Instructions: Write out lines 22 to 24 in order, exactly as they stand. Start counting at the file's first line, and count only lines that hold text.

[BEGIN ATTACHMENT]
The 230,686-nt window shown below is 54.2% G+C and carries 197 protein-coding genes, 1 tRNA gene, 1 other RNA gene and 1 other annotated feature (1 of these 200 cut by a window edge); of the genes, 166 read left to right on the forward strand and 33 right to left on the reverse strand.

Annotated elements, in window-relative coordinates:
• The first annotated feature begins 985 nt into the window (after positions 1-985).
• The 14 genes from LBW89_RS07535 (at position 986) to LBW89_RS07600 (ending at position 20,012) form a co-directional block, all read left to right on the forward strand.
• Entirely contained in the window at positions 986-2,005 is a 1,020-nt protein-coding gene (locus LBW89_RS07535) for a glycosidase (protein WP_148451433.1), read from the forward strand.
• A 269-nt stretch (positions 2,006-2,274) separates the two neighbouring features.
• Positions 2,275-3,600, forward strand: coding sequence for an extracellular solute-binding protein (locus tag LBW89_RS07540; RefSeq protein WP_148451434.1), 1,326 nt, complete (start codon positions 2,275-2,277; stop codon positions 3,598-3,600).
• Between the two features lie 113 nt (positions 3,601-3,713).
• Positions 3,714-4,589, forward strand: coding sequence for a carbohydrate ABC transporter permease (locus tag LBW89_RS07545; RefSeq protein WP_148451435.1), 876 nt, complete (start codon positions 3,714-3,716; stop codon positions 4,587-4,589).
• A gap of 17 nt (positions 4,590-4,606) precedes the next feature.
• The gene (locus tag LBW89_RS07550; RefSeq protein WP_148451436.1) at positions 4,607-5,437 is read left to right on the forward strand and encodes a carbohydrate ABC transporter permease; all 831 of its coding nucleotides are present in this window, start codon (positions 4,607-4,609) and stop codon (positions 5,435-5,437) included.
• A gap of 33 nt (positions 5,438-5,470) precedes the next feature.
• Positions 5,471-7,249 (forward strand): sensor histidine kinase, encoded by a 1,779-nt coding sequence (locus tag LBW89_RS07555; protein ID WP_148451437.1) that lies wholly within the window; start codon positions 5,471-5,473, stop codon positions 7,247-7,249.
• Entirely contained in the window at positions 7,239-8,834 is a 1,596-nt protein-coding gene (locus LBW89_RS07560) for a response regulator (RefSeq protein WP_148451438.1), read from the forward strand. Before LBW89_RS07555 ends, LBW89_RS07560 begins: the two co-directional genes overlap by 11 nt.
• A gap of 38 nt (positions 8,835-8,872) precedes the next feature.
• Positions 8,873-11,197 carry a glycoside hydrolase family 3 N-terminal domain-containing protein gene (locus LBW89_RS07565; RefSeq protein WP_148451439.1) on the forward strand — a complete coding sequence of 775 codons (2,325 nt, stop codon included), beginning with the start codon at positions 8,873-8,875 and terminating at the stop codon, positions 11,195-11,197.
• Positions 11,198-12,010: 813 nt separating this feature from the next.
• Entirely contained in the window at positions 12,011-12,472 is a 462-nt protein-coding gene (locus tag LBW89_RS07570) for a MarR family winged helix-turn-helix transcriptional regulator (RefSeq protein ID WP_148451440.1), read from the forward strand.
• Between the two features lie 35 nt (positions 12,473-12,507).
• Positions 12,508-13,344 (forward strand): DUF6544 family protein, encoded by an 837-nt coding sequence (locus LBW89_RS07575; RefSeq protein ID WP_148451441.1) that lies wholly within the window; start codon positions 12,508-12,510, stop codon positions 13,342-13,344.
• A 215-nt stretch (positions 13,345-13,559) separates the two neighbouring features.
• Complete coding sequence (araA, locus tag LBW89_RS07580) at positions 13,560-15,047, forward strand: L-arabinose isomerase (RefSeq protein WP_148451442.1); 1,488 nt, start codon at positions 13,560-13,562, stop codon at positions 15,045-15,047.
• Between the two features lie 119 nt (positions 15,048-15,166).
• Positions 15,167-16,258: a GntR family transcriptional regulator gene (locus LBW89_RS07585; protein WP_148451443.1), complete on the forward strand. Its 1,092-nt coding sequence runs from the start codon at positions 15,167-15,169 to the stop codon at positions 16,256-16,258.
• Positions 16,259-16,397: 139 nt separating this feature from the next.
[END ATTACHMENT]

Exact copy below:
• Complete coding sequence (araA, locus tag LBW89_RS07580) at positions 13,560-15,047, forward strand: L-arabinose isomerase (RefSeq protein WP_148451442.1); 1,488 nt, start codon at positions 13,560-13,562, stop codon at positions 15,045-15,047.
• Between the two features lie 119 nt (positions 15,048-15,166).
• Positions 15,167-16,258: a GntR family transcriptional regulator gene (locus LBW89_RS07585; protein WP_148451443.1), complete on the forward strand. Its 1,092-nt coding sequence runs from the start codon at positions 15,167-15,169 to the stop codon at positions 16,256-16,258.